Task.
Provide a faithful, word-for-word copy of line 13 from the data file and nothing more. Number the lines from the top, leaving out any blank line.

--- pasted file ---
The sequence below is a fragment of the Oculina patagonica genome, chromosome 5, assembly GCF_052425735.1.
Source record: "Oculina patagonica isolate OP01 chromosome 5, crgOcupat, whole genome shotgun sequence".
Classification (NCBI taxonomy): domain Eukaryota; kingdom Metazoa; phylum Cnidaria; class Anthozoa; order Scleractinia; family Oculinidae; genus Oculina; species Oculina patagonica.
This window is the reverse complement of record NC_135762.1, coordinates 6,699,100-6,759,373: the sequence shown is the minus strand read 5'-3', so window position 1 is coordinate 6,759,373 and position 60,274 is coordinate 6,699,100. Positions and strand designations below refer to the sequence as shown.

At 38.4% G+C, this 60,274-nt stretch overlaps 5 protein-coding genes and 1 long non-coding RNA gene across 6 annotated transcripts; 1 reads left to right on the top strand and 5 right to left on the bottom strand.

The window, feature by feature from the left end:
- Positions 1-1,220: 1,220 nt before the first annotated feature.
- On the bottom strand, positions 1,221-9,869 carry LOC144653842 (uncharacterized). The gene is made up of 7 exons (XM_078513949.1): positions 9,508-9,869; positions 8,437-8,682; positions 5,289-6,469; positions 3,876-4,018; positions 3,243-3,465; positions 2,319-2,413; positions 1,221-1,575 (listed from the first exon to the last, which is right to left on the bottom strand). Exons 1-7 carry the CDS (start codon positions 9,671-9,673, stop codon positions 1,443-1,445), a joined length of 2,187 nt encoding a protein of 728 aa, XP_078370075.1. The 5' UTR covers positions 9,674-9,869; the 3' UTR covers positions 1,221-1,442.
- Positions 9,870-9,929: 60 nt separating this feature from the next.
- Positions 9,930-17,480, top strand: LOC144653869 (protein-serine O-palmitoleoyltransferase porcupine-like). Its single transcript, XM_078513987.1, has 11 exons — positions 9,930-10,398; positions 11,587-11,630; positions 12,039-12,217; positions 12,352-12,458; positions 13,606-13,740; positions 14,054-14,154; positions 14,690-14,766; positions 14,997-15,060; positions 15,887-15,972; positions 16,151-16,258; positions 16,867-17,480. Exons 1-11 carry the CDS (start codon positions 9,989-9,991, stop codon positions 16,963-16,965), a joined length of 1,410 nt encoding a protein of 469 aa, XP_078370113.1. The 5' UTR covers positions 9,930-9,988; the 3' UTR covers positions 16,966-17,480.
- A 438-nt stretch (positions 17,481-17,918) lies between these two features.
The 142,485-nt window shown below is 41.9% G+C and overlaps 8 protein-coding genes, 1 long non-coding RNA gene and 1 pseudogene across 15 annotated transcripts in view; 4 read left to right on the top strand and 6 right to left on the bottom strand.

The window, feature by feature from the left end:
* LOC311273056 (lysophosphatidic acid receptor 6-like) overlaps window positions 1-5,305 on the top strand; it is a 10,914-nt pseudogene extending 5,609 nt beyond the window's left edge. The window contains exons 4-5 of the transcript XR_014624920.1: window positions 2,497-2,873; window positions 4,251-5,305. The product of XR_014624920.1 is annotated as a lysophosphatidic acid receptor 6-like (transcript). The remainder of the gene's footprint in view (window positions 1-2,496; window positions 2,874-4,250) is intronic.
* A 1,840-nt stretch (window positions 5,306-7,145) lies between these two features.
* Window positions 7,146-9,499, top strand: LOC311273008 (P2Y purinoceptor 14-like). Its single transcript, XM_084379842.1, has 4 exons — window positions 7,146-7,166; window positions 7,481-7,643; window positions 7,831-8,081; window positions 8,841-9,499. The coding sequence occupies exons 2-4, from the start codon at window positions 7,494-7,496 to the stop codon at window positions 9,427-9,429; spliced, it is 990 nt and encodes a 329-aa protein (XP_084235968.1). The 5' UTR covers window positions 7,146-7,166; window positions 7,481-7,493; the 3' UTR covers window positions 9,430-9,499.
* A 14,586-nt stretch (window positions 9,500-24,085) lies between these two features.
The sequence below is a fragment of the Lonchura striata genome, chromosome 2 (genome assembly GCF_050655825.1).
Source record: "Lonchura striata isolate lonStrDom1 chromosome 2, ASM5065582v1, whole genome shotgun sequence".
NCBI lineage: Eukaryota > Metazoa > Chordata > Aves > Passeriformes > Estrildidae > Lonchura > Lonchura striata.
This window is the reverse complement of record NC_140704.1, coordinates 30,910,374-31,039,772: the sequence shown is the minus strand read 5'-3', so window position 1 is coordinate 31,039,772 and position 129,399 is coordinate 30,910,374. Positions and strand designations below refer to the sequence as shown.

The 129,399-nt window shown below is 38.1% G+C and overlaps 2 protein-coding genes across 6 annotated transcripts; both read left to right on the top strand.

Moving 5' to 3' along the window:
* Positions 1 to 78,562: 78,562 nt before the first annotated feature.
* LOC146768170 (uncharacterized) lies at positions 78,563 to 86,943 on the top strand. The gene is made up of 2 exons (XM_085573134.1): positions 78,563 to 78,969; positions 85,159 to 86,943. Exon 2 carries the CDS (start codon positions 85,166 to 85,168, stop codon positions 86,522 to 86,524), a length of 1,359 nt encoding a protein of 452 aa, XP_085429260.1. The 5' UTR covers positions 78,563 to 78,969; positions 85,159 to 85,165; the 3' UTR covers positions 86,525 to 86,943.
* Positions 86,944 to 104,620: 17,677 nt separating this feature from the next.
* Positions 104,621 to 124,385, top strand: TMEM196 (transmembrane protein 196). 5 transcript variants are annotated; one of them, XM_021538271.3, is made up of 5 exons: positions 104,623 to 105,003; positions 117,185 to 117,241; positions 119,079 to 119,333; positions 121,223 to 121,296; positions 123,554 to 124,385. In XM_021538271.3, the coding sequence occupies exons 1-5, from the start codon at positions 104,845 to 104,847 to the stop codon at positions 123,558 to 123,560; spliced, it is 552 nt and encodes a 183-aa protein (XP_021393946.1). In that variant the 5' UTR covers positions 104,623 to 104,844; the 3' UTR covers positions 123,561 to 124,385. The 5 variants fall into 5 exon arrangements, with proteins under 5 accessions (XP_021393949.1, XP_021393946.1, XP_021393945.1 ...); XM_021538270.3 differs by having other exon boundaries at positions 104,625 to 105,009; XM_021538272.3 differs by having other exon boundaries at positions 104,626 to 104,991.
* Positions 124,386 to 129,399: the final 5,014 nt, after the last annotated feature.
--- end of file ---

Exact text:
The window, feature by feature from the left end: